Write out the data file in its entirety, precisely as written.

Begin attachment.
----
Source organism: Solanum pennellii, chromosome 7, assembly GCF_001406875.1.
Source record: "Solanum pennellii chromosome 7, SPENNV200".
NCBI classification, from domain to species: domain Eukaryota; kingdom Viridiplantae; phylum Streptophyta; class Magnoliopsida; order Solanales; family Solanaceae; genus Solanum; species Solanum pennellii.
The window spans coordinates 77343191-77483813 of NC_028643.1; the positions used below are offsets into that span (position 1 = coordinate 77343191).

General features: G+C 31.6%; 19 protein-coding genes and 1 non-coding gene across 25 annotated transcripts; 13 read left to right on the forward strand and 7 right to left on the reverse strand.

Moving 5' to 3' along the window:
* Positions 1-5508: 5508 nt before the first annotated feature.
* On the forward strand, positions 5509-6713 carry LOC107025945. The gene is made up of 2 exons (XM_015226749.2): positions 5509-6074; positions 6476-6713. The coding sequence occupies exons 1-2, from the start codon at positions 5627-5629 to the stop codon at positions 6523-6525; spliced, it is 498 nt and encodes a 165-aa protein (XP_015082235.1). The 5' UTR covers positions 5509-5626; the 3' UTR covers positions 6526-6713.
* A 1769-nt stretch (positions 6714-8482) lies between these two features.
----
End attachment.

Source organism: Solanum pennellii, chromosome 7, assembly GCF_001406875.1.
Source record: "Solanum pennellii chromosome 7, SPENNV200".
NCBI classification, from domain to species: domain Eukaryota; kingdom Viridiplantae; phylum Streptophyta; class Magnoliopsida; order Solanales; family Solanaceae; genus Solanum; species Solanum pennellii.
The window spans coordinates 77343191-77483813 of NC_028643.1; the positions used below are offsets into that span (position 1 = coordinate 77343191).

General features: G+C 31.6%; 19 protein-coding genes and 1 non-coding gene across 25 annotated transcripts; 13 read left to right on the forward strand and 7 right to left on the reverse strand.

Moving 5' to 3' along the window:
* Positions 1-5508: 5508 nt before the first annotated feature.
* On the forward strand, positions 5509-6713 carry LOC107025945. The gene is made up of 2 exons (XM_015226749.2): positions 5509-6074; positions 6476-6713. The coding sequence occupies exons 1-2, from the start codon at positions 5627-5629 to the stop codon at positions 6523-6525; spliced, it is 498 nt and encodes a 165-aa protein (XP_015082235.1). The 5' UTR covers positions 5509-5626; the 3' UTR covers positions 6526-6713.
* A 1769-nt stretch (positions 6714-8482) lies between these two features.